I understand that, but that it would take that much time to realize all of this makes little sense to me unless they were forced to rebuild their settlements and/or population by natural causes.
If humans moved/traveled with the seasons wouldn't you think they would set up different camps and every year returned to the same location, this way the settlements would grow much faster by not always rebuilding new camps?
It's not always easy the express myself because of the language difference so i hope you get some meaning in my comment.




Depends on how good they are at reading.



Or how fast they will invent a computer? A lot of books, data, buildings will be gone forever.



posted on Mar, 3 2016 @ 01:17 AM
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originally posted by: intergalactic fire
a reply to: Byrd


With all due respect, the problem may lie with your sources and their understanding

Thanks.
My sources are just what is being said and believed by mainstream so i would guess it's a problem with my logic. I didn't cited anything other no?


Where are you getting your mainstream sources from? This may sound impertinent but as many here know, what we're told is "mainstream" and what is actually understood by scientists are two different things. The "mainstream" (or what people call mainstream) may be 50 years out of date compared to what we know.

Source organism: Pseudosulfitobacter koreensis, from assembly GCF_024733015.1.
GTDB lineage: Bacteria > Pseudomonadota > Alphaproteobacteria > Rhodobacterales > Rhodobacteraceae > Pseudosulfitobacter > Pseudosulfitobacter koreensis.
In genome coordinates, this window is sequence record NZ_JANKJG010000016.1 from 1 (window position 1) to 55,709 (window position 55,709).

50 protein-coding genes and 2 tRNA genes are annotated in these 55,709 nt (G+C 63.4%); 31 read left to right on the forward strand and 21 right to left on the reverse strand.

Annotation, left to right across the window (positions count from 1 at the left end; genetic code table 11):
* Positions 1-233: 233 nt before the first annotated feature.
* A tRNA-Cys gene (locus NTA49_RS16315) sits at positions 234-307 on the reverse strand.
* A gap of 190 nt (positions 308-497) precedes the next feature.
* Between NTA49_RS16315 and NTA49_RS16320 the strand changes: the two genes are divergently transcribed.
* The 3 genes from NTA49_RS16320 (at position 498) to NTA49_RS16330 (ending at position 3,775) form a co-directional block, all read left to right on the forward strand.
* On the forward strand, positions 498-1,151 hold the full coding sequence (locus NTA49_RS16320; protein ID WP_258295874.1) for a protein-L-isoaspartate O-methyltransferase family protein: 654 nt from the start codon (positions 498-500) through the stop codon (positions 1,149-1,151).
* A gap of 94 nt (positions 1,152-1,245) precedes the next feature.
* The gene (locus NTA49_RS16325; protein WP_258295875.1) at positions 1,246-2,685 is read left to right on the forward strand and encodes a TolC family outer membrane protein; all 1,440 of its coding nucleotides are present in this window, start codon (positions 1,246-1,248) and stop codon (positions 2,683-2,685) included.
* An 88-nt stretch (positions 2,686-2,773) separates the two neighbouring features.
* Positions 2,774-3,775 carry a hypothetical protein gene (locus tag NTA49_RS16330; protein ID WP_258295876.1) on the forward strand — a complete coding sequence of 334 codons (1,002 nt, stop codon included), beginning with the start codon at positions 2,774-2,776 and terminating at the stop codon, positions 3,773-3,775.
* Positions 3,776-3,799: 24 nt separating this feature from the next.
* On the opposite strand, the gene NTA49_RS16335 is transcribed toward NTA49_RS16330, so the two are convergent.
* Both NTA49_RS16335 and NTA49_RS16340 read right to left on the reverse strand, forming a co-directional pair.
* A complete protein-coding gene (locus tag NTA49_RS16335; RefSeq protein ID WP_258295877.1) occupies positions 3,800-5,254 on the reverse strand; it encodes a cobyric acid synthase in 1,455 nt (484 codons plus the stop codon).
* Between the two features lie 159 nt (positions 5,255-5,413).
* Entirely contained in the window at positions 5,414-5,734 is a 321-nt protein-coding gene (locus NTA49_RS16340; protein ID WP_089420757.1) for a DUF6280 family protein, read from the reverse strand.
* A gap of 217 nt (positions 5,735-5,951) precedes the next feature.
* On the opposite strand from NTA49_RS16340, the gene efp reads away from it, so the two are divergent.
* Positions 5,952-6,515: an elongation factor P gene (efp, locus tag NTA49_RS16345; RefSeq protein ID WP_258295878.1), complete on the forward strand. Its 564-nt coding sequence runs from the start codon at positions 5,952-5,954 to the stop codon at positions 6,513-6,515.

If humans moved/traveled with the seasons wouldn't you think they would set up different camps and every year returned to the same location, this way the settlements would grow much faster by not always rebuilding new camps?

The (I hate to say it because I really AM an old hippie) "Happy hippie model of primitive lifestyles" is wrong. Humans will deplete the resources in an area fairly quickly. They would return to the same basic area but not to the same spot.

What's really needed for population growth is a stable food source, and that means food storage. That almost always means pottery technology (although you can use ground pits, they are subject to issues such as flooding) plus agriculture (you can't get that much food hunting and gathering. Hunting is considerably more effort and less successful than gathering.



It's not always easy the express myself because of the language difference so i hope you get some meaning in my comment.


Depends on how good they are at reading.

Or how fast they will invent a computer? A lot of books, data, buildings will be gone forever.

No, computers aren't the answer, because there's no particular reason to use the same machine language or even the same programming language. This is awfully hard to explain if you don't work in the computer field, but "windows" and "DOS" and "Linux" and "Unix" are not mandates for creating a computer operating system.

In any case, you express yourself far better than I could in your language.
edit on 3-3-2016 by Byrd because: (no reason given)



posted on Mar, 3 2016 @ 09:21 PM
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a reply to: AnAlien0men

I haven't read much of the replies as of yet, but I do agree Atlantis moved.

It flew, back to the Origin Planet it came from, where ever that maybe. (I would suggest Orion's Belt, would be a good place to narrow that search)

Everything written in Plato's Narrative about the Dreadful Night, is quite specific. There are Rumblings, and Shaking of the Ground, and Flashing Lights and we all know what is noted.